Indian breakfasts tend towards spicy and hot; by offering a dish that was bland, sweet and cold Kellogg’s was proposing the exact opposite of expectations at this time in the day. Essentially Kellogg’s offered a product that failed to match local breakfast habits and expectations – and at twice the price of local competitors.

Other critics of the initial launch also thought that Kellogg’s trod on a few toes with marketing campaigns implying the traditional Indian breakfast was not nutritionally sound.

A revised strategy

Kellogg’s initially launched in India with corn flakes, wheat flakes and basmati rice flakes, none of which were especially successful. When Kellogg’s launched Frosties (sweet, sugar-coated flakes) in 1997, even the company was surprised by their success.

Kellogg’s reduced the price of their products and began to offer a wider range of product sizes to appeal to different customers. Individual packs were especially popular. Messaging was also changed, to reposition the cereals as a fun choice rather than just a nutritious one.

This approach may have been successful than the brand’s previous attempt to imply that the traditional Indian breakfast was not nutritious – marketing messaging which may have made the Indian housewife rather indignant. The products were no longer positioned as premium products, in order to make them a regular rather than a one-off buy.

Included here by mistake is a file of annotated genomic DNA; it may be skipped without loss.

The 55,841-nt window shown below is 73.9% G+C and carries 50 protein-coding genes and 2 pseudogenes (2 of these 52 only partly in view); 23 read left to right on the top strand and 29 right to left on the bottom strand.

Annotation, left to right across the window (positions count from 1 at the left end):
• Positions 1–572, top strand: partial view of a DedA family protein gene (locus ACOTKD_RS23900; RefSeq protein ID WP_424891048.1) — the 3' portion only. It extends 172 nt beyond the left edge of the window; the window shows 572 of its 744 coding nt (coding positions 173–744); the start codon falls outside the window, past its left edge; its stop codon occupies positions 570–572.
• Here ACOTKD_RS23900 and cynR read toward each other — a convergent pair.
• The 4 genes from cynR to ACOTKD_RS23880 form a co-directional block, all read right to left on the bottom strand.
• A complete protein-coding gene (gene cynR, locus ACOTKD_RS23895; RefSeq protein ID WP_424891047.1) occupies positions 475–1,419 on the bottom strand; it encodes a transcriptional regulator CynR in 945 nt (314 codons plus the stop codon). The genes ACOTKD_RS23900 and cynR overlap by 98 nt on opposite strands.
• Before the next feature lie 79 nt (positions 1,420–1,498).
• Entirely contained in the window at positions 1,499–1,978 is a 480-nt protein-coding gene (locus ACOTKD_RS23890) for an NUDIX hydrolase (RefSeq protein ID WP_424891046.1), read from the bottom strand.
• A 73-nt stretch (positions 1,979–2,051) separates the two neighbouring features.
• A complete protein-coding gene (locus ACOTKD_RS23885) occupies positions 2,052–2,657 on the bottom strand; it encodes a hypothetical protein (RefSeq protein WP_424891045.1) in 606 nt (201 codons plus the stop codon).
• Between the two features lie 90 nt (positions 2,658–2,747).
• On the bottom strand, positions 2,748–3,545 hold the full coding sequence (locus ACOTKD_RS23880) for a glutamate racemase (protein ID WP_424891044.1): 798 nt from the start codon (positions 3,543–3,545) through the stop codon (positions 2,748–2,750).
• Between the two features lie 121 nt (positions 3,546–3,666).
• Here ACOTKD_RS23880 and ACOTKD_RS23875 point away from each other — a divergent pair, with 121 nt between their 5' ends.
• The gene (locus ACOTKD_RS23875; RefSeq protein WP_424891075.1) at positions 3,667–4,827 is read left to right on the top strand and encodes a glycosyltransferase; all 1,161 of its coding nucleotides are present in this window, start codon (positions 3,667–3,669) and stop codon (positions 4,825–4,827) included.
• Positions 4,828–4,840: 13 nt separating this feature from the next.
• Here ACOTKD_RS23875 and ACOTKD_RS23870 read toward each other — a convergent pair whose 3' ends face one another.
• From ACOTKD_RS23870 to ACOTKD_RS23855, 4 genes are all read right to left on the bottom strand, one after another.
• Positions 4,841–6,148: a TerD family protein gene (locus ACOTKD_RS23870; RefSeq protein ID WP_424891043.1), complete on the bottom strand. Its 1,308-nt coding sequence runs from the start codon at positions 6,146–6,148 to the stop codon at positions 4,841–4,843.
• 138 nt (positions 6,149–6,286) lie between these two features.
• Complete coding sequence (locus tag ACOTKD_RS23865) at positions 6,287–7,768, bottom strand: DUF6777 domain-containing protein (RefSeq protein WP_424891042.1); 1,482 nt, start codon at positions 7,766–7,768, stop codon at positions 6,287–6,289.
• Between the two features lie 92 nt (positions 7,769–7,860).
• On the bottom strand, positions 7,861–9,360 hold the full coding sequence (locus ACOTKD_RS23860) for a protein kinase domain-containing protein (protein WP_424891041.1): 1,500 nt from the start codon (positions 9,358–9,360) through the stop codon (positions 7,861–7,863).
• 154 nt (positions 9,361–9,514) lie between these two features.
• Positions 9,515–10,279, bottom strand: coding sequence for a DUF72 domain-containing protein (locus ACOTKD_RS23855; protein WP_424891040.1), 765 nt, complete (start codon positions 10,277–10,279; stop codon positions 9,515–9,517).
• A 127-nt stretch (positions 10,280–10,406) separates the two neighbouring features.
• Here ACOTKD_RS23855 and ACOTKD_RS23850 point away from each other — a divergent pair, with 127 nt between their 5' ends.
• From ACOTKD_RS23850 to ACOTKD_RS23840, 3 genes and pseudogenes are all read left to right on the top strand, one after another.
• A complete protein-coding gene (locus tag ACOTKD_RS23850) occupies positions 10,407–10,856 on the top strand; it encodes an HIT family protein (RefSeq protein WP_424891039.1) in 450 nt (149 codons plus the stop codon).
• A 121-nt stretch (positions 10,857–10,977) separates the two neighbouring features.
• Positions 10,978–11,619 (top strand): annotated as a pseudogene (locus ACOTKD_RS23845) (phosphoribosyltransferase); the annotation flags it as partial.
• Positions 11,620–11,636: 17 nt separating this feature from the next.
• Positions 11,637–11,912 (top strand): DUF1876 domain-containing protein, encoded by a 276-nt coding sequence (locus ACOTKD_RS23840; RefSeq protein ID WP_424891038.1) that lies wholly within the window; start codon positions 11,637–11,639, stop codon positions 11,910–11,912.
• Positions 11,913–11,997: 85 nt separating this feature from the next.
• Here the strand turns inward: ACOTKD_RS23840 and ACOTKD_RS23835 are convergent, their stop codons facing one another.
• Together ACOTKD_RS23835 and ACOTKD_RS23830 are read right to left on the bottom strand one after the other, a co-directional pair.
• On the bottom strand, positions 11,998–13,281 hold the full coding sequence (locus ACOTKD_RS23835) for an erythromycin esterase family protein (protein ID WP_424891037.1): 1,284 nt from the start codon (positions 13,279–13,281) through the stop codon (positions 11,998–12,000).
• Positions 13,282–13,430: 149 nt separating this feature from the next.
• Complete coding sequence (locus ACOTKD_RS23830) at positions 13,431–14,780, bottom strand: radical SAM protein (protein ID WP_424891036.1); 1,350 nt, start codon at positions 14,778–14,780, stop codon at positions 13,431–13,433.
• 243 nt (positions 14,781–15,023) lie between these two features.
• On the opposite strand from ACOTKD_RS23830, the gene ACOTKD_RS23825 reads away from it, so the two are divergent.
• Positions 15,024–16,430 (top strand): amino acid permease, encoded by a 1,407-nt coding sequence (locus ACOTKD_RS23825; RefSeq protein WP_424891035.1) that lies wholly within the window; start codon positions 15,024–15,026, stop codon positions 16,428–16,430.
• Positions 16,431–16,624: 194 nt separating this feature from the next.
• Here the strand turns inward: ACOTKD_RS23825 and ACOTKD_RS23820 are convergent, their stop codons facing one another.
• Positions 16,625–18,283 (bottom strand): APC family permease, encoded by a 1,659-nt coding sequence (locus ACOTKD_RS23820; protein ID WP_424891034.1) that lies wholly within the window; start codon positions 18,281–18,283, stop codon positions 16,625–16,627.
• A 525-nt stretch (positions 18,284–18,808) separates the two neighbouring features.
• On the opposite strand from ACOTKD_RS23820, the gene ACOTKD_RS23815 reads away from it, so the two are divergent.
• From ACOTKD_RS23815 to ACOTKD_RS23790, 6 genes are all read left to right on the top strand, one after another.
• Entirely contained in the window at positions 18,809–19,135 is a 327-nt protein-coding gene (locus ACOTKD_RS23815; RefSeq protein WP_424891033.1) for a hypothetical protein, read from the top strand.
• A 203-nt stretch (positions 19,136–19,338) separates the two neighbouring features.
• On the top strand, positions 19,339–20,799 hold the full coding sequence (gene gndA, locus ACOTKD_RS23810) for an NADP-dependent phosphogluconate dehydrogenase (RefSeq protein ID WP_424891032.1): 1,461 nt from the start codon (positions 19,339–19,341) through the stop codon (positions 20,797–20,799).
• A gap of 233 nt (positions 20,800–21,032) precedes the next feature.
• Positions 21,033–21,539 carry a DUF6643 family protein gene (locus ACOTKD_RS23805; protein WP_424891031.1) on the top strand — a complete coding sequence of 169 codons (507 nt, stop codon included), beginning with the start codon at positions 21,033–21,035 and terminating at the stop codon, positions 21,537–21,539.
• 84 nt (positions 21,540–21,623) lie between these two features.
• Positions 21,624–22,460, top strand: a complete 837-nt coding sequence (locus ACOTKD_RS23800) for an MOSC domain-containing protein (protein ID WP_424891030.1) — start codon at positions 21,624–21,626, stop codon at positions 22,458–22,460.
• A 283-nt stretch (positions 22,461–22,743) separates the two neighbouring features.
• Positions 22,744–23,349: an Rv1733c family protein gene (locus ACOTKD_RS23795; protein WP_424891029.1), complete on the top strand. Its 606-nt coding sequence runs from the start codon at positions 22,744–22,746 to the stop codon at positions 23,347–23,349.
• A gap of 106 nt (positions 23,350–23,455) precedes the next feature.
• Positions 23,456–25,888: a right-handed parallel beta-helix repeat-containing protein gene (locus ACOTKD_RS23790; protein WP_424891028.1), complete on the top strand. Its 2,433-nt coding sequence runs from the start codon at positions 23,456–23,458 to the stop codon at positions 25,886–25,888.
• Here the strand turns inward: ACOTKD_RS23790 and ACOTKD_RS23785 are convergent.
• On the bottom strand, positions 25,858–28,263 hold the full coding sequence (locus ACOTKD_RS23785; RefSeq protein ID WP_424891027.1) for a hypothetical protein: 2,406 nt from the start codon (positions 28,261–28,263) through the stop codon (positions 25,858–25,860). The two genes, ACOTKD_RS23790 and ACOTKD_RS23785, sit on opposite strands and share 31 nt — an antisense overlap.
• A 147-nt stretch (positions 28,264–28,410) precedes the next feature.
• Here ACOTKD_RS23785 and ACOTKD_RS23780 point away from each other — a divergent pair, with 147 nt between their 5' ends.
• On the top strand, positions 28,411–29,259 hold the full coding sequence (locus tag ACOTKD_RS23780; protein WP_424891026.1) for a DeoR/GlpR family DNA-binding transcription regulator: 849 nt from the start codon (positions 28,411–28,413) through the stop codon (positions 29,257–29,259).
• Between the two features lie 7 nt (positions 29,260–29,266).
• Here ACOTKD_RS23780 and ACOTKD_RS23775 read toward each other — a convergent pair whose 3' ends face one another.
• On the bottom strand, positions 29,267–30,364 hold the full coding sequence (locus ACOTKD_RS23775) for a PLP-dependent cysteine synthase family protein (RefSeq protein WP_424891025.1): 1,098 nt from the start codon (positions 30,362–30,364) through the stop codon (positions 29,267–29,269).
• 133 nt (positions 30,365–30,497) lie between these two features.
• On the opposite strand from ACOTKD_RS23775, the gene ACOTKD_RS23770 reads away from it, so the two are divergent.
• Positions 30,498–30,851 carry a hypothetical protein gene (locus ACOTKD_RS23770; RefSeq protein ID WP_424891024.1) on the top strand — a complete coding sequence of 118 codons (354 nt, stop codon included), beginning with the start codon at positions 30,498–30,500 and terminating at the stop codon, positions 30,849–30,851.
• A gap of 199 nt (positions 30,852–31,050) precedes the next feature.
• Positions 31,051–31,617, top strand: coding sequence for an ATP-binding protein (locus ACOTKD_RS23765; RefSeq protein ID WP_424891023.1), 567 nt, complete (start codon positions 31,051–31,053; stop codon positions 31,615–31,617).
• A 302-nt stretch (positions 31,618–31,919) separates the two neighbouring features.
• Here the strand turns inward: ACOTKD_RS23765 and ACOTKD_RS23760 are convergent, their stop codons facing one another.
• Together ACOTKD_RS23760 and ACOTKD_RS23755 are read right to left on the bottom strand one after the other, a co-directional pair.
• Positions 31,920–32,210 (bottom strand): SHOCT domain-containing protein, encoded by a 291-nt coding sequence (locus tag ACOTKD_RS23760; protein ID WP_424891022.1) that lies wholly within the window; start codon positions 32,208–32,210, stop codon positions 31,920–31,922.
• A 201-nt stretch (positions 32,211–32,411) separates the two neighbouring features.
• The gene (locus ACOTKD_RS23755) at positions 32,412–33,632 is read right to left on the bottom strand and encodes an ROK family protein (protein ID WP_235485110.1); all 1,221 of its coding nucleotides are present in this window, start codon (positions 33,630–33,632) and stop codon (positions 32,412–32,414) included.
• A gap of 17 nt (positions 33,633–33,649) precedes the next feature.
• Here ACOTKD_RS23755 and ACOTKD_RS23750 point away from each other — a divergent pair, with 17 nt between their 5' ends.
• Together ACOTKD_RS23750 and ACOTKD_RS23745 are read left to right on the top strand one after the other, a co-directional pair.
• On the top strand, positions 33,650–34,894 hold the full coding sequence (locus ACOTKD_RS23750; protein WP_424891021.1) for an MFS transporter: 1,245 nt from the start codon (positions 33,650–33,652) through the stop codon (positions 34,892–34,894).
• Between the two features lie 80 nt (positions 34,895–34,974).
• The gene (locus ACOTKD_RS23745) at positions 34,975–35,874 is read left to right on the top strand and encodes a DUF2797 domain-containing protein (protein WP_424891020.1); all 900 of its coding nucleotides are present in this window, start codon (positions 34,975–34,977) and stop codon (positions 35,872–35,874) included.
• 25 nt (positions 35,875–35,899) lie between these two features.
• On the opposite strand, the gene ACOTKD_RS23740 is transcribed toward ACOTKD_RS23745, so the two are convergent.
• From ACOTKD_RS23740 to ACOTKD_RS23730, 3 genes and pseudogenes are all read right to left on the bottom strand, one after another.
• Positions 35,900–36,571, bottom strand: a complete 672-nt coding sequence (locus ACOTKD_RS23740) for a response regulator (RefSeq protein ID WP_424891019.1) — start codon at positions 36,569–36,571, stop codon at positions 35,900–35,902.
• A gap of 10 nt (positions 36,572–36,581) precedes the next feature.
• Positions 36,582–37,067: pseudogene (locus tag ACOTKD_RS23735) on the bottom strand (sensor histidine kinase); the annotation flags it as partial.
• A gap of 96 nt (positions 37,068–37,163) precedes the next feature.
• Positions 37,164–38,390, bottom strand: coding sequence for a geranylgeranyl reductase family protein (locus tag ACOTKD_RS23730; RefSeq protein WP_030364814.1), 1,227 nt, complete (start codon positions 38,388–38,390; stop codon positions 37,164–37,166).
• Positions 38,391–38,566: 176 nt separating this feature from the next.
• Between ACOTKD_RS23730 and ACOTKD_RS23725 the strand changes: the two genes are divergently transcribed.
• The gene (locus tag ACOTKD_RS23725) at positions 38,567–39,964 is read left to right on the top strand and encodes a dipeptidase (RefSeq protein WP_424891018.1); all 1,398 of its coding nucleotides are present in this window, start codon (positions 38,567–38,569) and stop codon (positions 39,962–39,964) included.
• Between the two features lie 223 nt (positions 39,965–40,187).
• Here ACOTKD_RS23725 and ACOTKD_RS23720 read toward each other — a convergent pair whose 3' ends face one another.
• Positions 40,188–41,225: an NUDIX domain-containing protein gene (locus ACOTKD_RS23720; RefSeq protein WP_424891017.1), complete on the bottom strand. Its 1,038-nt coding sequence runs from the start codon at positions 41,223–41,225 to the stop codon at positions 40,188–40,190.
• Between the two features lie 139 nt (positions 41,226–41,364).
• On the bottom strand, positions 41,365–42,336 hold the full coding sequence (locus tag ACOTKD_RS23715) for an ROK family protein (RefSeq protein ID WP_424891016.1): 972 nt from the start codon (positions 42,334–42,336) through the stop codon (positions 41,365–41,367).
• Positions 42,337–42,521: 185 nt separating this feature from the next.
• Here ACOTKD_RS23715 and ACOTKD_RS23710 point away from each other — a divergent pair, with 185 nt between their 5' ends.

The brand also localized its branding and advertising approach to make it more acceptable. Gone was the familiar cockerel, and advertising campaigns using local faces such as a yoga instructor and Kathakali dancer attributing their vigor to a Kellogg’s diet. Accompaniments such as curd and pistachio, which suited the local palate, were suggested.

Kellogg’s took the decision to localize its flavurings, and chose brand names to appeal to the Indian public such as ‘shakti’ (‘power’) when selling products fortified with iron. These days, cornflakes are offered with mango and banana puree to suit local tastes.

Although the brand presently enjoys a colossal 70% market share, it now has to defend from rivals the market it has created. Logistically Kellogg’s is well invested in this territory. All raw materials, including packaging, is sourced in India, and the main plant is located close to the largest market; all of which minimizes costs.

Using a network of agents, the brand has established a distribution network including storage facilities. Overheads are minimized by giving distributors large responsibility for sales. In 2010 the market growth was at 20% but following a change in leadership it is thought to be closer to 30%.

Kellogg’s remains significantly pricier than local rivals such as Bagrry’s, whose website and logo are breathtakingly similar to Kellogg’s. Larger multinationals including Dr Oetker and PepsiCo are also muscling in on the market. Kellogg’s India is defending its market share by expanding its distribution network by 50%.

It’s arguable that only a massive brand like Kellogg’s was capable of cracking the Indian market, given the amount of market creation and habit changing that was required.

What’s generally agreed is that Kellogg’s was too confident when it entered the market and didn’t do enough research on local tastes and habits before plunging in. Whilst the company has now turned its performance around, it has done so by trying new things but above all by localizing its offering and message to suit the market.